ASK THE EXPERTS:
Karen Robinson and Sandra Moser respond:
* Often IEQ related symptoms may be mistaken for the flu, cold or allergies. Children may appear pale and may have dark circles under their eyes.Consult your child's doctor to eliminate other possible causes of illness. Be aware that few physicians have been trained to recognize health problems arising from indoor contaminants.
Look for symptoms which decrease or disappear when your child leaves the school building. Symptoms may appear during the school hours but disappear during evenings, weekends or vacations.
Keep a detailed journal, providing that your child is old enough, listing the types of symptoms and the time of day, day of week, location in the building, activity that your child is involved in and, if possible, activities taking place nearby when the symptoms occur. If your child is not old enough to participate in the journal activity, enlist the help of your child's teacher.
Look for symptoms that come and go following a particular pattern. For example, does your child get headaches every Thursday, or come home in tears every Tuesday? It could be associated with a particular activity or place in the school (eg. a chemistry or art class, a delivery van outside the window, custodial activities or a room which once stored cleaning chemicals.)
Children who have heart disease, asthma or other respiratory diseases, allergies or weakened immune systems, or wear contact lenses may be particularly susceptible to IEQ problems. In general, children are more vulnerable to air quality problems than adults. Sometimes a problem is an individual one, such as a child who has sensitivities to chalk or scented products, while other times the problem may be wider in scope and affect many children.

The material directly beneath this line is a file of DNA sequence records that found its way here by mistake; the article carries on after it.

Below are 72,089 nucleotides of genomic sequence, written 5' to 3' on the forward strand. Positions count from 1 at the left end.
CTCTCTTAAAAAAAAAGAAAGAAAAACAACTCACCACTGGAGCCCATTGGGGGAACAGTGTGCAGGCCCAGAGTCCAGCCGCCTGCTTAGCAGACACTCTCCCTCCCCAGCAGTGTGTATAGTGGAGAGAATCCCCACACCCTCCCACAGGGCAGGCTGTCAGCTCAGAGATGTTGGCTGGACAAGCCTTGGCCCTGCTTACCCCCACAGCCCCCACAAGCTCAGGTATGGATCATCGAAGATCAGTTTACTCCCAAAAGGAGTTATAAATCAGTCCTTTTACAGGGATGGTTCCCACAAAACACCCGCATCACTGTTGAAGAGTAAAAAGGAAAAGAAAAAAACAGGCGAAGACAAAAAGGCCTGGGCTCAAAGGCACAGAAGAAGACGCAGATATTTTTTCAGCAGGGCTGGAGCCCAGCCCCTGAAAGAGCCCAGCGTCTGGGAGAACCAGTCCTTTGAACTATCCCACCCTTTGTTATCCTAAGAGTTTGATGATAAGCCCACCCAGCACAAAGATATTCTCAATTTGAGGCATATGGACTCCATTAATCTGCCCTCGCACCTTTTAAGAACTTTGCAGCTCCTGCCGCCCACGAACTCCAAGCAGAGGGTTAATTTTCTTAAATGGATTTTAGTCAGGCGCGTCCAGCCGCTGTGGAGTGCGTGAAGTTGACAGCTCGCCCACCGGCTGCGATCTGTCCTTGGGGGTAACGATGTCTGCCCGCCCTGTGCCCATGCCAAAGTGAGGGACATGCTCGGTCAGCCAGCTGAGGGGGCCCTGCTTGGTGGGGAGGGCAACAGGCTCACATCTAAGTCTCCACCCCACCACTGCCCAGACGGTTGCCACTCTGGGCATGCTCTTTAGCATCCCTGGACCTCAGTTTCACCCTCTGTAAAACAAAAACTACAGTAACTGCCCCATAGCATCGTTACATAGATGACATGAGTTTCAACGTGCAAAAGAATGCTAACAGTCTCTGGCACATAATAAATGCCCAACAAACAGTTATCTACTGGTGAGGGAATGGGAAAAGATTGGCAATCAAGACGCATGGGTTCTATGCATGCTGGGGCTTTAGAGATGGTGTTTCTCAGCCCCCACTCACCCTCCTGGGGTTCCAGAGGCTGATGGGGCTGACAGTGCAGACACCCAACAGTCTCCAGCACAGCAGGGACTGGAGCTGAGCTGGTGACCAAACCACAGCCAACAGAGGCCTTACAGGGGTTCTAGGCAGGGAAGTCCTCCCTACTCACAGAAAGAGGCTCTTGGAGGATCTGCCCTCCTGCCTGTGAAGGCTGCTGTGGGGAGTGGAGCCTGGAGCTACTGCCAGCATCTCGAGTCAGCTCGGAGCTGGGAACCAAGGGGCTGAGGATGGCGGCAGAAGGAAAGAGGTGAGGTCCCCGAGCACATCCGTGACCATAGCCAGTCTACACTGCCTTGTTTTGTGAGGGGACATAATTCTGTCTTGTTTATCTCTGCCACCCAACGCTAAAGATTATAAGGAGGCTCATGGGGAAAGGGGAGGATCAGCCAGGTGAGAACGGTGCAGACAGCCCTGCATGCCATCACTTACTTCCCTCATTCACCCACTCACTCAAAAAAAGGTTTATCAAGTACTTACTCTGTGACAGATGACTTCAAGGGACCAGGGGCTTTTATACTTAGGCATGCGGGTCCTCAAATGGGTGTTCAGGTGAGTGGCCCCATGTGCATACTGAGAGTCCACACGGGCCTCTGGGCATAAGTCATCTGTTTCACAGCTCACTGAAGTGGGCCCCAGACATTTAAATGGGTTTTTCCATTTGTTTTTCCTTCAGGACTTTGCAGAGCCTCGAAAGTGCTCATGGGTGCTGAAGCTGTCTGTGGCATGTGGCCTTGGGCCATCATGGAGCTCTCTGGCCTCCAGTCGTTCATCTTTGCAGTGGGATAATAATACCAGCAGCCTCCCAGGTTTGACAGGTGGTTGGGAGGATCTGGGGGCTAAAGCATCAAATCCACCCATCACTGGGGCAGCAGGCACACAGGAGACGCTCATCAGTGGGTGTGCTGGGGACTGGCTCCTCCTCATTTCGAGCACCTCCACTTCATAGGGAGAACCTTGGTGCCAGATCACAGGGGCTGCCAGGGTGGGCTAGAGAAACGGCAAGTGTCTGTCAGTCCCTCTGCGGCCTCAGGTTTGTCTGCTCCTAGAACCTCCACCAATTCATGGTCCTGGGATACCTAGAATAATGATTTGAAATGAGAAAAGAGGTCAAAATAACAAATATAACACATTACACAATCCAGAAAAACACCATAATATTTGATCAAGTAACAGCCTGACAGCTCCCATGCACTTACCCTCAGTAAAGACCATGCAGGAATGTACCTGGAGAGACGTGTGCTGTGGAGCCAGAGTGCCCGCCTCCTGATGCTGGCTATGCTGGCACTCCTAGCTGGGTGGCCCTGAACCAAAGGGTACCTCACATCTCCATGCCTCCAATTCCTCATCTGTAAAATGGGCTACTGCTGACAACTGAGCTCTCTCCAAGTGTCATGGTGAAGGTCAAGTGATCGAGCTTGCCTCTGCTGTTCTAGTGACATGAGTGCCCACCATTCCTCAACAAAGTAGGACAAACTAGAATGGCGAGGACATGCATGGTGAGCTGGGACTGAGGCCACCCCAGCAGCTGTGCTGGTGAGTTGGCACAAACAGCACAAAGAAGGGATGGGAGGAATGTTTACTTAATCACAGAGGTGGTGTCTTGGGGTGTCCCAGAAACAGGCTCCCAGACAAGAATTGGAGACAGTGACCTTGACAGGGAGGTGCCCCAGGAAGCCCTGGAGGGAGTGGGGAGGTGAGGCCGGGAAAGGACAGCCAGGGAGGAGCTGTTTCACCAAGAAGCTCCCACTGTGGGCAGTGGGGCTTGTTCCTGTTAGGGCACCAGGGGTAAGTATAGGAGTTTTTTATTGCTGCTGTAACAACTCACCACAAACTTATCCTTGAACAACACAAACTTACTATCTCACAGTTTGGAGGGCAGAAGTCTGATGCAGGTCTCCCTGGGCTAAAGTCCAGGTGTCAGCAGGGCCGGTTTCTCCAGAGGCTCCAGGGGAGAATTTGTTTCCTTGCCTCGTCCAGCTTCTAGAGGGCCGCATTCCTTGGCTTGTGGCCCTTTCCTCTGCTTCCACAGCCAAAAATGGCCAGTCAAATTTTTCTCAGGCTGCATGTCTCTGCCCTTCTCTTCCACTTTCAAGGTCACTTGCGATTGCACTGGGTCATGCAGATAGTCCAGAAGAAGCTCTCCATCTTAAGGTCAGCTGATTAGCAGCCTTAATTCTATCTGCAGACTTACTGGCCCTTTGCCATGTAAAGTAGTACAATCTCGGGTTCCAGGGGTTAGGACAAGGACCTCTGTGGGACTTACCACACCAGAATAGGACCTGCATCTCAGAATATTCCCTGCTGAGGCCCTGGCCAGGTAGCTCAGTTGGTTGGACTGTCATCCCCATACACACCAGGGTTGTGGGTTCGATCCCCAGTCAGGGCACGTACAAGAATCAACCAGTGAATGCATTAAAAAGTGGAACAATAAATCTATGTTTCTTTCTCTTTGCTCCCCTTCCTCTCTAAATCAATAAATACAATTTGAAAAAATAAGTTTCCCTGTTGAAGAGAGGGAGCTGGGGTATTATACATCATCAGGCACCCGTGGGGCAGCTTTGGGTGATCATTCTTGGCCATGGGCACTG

Mould growth, oil or gas fumes, or maintenance
activities can effect numbers of children. It may help to find out if other
children are having similar problems. It is primarily the school principal
who is responsible to ensure the safety of everyone in the building. If
your child is having a problem which you think is related to the school
environment, you will need to speak with the child's teacher or principal
first. Give them as much information as you can. Once you have registered
your concerns, it is the responsibility of the principal to investigate
or bring in someone to investigate. The principal may know if other people
have complained of similar problems. They could do a survey to find out
how widespread a problem is. In some cases, immediate evacuation
may be necessary, in cases such as a hazardous chemical spill, roof tarring,
oil spill or leak, combustion gas leak, sewer gas leak or if renovations
were done that have resulted in gassing off of paint, caulks or other materials.
In some cases there may not be an easily identifiable hazard, but there
may be widespread symptoms such as breathing difficulties, chest tightness,
respiratory irritation or carbon monoxide poisoning-like symptoms, including
headaches, dizziness, nausea and drowsiness. In these cases, the health
effects are the only obvious indication of the existence of a hazard, and
Too often everyone believes it is "someone else's job" to make sure problems are solved. Things tend to work better when everyone involved takes some form of "ownership" of their school and each other's welfare. If there is reason to believe that there may be a health hazard (one that can not quickly be removed or handled), the first priority has to be to remove or isolate children and staff from the perceived hazard until it can be (a) repaired or (b) proven to be of no risk. In some cases, this means temporarily closing all or part of a school.
The most important thing to remember
is this:Even though there are others
Note:all these issues are relevant to teachers and other school staff. Those represented by unions may first want to contact their union or joint occupational health and safety representative. Any employee can contact the Department of Labour if they feel their work environment is jeopardizing their health.
Karen Robinson and
Sandy Moser work with Citizens for a Safe Learning